World War II | Janneke Jobsis Brown

Trauma and Truth

Trauma and Truth
When trauma does occur… We are living in times of racism, skewed values, and careless words. All can lead to war, and do lead to violence, in our country, right in the daily  news. All past presidents would have used their national platform to bring peace and reconciliation within our nation. So when trauma does occur… (Trauma is an emotional response to a terrible event like an accident, rape or natural disaster. Immediately after the event, shock and denial are typical–American Psychological Association) we experience the following ways in which the experience of trauma confuses...
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Open Door

Open Door
Open the Door I grew up with words like this, “It’s too terrible to tell you,  it’s too much. I do not hate the Japanese; they were cruel to each other too.” Those words came from my father, every time I asked him what it was like to survive WWII in the Dutch East Indies (now Indonesia). He never told me. Every survivor of WWII has differences in how they survive and thrive… After. For my father it was never to talk about 1942 -1945,  except occasionally to cousins who also survived, or to a combat-survivor soldier. My father’s “combat” survival was in Japanese...
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Is there more?

Is there more?
Always afraid, always needed to talk, but didn’t. The recoil from pain is instinctual. For a long, long time survivors do not wish to talk about the past. The need to be heard, is why I can still find so many stories of World War II survivors who share, who still need to share. Sharing is therapy. Sharing is walking through times of deep loneliness, and knowing that talking creates an as-if. It is an as-if your friend’s love was there all along. And if a friend can love so much, the possibility that maybe God was there after all too. In my family my mother recalls my father’s nightmares...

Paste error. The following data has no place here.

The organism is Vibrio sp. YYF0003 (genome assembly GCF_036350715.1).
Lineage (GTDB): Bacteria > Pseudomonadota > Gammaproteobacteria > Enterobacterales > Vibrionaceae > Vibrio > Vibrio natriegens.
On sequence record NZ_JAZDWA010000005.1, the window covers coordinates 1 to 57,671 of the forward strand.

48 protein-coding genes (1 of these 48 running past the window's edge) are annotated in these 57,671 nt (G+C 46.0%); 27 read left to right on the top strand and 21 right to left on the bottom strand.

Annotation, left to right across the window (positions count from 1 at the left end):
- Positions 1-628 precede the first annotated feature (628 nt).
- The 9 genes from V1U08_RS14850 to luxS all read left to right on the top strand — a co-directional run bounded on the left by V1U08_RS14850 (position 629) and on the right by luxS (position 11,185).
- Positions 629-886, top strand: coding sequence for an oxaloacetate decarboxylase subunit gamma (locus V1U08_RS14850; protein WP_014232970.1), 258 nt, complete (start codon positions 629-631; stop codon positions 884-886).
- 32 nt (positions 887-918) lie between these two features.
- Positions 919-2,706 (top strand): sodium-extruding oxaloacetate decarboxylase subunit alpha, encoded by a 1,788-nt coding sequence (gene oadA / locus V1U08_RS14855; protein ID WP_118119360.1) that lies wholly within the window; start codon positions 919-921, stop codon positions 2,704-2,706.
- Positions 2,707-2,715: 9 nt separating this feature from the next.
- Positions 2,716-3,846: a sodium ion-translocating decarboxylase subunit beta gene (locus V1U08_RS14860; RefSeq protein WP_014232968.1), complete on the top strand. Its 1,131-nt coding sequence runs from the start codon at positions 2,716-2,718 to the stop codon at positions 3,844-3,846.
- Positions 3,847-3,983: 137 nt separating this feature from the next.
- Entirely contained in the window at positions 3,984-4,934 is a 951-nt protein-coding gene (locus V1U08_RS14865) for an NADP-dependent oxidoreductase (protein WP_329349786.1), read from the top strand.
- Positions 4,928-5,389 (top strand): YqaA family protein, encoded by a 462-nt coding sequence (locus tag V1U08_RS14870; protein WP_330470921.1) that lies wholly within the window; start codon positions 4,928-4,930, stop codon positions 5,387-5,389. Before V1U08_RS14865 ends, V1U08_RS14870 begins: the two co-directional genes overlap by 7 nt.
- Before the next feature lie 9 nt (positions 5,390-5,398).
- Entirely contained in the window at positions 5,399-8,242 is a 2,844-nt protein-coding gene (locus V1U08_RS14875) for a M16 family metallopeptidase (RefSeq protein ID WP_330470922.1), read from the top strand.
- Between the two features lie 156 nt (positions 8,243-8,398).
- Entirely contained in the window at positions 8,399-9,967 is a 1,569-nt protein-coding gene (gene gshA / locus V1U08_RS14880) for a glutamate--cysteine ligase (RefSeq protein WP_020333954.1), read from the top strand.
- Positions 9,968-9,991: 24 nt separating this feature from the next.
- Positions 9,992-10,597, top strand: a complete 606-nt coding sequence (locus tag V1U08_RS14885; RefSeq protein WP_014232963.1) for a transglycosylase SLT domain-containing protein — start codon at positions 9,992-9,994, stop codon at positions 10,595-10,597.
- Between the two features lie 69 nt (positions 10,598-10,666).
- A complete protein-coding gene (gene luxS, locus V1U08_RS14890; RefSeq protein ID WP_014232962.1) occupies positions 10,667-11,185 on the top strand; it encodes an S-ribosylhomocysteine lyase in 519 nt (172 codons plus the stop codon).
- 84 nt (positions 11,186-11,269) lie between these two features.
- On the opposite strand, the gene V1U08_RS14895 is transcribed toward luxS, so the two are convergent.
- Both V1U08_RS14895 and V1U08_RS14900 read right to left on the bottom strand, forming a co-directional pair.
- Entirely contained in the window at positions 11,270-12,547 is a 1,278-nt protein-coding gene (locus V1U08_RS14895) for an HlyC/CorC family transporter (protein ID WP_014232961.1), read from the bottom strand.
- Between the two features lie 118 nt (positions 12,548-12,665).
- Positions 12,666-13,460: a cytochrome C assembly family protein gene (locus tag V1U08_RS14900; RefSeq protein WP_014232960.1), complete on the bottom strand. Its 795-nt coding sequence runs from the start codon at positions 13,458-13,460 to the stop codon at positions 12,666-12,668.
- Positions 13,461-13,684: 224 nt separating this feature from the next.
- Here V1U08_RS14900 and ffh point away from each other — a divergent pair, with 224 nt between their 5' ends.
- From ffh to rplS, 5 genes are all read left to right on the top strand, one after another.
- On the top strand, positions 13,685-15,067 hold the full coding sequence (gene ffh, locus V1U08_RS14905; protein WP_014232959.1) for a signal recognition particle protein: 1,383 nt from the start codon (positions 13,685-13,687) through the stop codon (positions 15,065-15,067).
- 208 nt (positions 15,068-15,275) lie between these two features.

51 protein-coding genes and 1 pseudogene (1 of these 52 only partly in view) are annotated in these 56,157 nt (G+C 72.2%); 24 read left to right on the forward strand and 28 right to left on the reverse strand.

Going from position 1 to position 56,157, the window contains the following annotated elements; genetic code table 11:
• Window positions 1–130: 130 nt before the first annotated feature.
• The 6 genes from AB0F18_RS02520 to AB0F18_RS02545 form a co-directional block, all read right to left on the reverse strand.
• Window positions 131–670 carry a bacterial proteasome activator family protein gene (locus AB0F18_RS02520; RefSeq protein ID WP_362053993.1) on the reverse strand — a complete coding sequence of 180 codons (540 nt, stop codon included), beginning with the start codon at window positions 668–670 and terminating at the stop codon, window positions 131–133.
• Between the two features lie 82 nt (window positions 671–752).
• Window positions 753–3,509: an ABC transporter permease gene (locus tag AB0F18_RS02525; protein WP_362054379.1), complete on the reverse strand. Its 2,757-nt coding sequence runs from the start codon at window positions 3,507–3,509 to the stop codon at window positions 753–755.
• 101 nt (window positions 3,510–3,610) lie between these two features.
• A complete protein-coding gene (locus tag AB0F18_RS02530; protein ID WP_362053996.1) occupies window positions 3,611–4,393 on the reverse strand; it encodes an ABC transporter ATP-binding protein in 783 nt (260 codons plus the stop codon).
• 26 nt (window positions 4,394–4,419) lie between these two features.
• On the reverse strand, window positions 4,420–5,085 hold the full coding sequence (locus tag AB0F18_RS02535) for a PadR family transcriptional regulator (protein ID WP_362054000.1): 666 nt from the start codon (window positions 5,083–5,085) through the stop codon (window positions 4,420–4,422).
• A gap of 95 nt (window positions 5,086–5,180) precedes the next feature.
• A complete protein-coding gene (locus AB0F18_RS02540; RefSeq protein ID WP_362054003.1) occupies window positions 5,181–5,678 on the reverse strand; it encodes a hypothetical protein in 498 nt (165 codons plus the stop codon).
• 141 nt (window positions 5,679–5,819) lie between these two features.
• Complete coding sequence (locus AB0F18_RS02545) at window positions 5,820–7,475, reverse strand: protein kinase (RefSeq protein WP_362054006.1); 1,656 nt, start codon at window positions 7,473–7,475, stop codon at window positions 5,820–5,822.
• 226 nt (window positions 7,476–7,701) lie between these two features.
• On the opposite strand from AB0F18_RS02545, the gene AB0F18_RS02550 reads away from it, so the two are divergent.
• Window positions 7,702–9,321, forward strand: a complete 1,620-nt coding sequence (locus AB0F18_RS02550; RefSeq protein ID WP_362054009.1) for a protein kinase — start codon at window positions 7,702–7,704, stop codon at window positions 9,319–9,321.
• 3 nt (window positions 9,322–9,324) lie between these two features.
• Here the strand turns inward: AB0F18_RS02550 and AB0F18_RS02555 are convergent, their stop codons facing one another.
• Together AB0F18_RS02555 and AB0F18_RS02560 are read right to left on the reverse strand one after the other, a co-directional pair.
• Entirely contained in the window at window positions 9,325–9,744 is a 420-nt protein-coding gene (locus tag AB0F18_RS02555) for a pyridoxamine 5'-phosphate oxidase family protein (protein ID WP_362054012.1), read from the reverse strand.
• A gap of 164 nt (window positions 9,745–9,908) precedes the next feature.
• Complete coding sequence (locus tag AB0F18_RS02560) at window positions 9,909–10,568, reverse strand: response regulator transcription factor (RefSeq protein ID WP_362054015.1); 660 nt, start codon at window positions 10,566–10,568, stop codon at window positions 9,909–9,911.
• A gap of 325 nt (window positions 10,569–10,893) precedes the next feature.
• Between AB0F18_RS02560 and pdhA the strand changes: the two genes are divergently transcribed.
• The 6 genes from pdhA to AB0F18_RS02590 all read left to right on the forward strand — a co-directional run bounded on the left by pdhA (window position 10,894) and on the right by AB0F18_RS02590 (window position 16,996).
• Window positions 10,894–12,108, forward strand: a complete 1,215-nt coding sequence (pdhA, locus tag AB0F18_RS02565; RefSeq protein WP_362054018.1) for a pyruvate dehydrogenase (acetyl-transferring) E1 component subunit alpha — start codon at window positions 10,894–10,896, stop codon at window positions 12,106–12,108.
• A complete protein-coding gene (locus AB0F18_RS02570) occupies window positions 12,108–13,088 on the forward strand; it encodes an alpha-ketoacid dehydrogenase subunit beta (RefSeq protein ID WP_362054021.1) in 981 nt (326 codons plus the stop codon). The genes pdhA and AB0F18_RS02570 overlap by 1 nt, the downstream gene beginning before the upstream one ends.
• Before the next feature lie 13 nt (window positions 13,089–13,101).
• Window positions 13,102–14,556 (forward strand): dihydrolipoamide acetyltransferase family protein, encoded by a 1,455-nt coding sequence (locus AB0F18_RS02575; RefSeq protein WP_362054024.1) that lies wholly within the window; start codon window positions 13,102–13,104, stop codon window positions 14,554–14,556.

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Survival, Loyalty and Faith Endures: Bataan Death March Survivor.

Survival, Loyalty and Faith Endures: Bataan Death March Survivor.
As recently as 5 years ago, then 94-year-old Bataan Death March survivor Ben Skardon walked a portion of the march, with friends and family called “Ben’s Squadron.” In his 2012 speech Ben described, the turning point of incarceration in POW camps, when dear friends Otis Morgan and Henry Leitner saved his life. He had already survived a journey in two bombed “Hell Ships,” arriving as among the only one out of four who survived. His three words for us are: survival, loyalty and faith. Survival, the word that honors the most horrible of ordeals. When people help each other...
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Your Spiritual Ticket for WWII

Your Spiritual Ticket for WWII
A Spiritual Ticket for the tearing turmoil of World War II, or our lives today would be well, just the ticket.   (photo/graphics credit pathos.com) Corrie ten Boom of the Netherlands/Nederland, April 15, 1892 to April 15, 1983, wrote the book, which also became a movie, The Hiding Place about her experiences hiding Jewish onderduikers during World War II. Like all civilians in the path of war, she had wondered how they would survive if the three were betrayed to the Nazis. She couldn’t fathom braving torture, prison or a concentration camp. Who could? Corrie had already braved becoming the first...
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